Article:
Ovation Chief Says Retrans System Threatens Indie Nets

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 Charlie Segars, chairman of independent arts cable net Ovation, says his channel has been successful in gaining carriage, including from the largest carrier--Comcast, Time Warner Cable, DirecTV, DISH--and that he has gotten a fair price for his content, but that doesn't mean he does not have major concerns about the current content negotiation process when TV station signals are in the mix.

Segars plans to tell a panel just that, according to his written testimony for a Senate Communications Subcommittee hearing Nov. 17 at 3 p.m. (ET) on the retransmission-consent regime.

So, if he has "earned" carriage and cable operators are not refusing to give him fair value for his signal, what is his beef with the carriage negotiation process? He sees independents like his own network being a potential casualty of rising TV station prices.

The problem, Seagars says in his prepared testimony, is that TV station operators are trying to get paid twice, once through cash for their TV station signals, and again through fee increases for the co-owned cable channels they were able to launch and grow through the retransmission consent system.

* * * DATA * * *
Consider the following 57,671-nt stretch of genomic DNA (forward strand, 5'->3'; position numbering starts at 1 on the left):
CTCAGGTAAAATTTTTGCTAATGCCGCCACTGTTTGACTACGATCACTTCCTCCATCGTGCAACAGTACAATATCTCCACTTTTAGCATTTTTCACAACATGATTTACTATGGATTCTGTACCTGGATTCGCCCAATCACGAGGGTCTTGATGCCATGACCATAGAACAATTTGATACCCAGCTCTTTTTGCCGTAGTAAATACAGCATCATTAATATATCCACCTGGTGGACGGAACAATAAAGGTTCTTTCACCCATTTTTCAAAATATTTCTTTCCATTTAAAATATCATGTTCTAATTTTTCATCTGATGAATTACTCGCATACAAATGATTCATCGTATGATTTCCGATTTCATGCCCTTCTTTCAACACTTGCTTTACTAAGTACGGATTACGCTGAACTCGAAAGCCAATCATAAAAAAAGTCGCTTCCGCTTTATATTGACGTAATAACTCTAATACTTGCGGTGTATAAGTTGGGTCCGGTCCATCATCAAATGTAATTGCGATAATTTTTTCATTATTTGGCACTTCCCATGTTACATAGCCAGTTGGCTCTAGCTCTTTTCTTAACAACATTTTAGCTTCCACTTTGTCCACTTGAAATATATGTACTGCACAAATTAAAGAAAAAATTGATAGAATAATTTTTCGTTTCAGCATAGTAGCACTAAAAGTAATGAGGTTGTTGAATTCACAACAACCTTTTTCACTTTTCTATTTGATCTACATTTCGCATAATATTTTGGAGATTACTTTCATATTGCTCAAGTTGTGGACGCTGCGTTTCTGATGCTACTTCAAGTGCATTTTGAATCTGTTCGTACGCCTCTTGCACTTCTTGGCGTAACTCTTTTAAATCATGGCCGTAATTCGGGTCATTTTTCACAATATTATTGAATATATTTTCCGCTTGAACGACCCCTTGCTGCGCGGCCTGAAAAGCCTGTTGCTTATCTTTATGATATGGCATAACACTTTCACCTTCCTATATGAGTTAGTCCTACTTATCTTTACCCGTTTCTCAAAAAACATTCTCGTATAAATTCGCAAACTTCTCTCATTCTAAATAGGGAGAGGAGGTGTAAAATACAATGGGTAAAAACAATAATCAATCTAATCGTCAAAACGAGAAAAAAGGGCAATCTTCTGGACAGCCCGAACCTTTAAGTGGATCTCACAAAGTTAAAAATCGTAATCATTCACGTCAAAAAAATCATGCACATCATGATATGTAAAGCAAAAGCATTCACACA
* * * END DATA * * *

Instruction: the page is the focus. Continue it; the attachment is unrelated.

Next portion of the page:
Cable operators, which he said believe they were forced to carry and pay for networks they did not want -- in order to get the TV station signals they did want -- now must also pay for those "free" over-the-air signals, "at a cost that adversetly affects their ability to affordably provide TV to their subscribers."

That last part is the key to Seagars' criticism as far as the fate of his own network is concerned. He says the "last remaining independents" are caught between the powerful distributors and well-operated, vertically integrated media companies."

"With retransmission fees likely to top $1.3 billion by 2012, distributors will have to look to their customers to make up some of the difference," he says. "And they will have to aggressively cut programming costs too. Independent networks, with no service bundling advantage through retransmission, and little leverage, despite delivering under-served categories like the arts, will be targeted."

Segars argues that if broadcasters get to use the public airwaves to "extra payment for historically free TV service," then they should be allowed to bundle other programming in those deals, and if there is going to be outside arbitration, he wants it to include not just TV stations, but independent cable nets.

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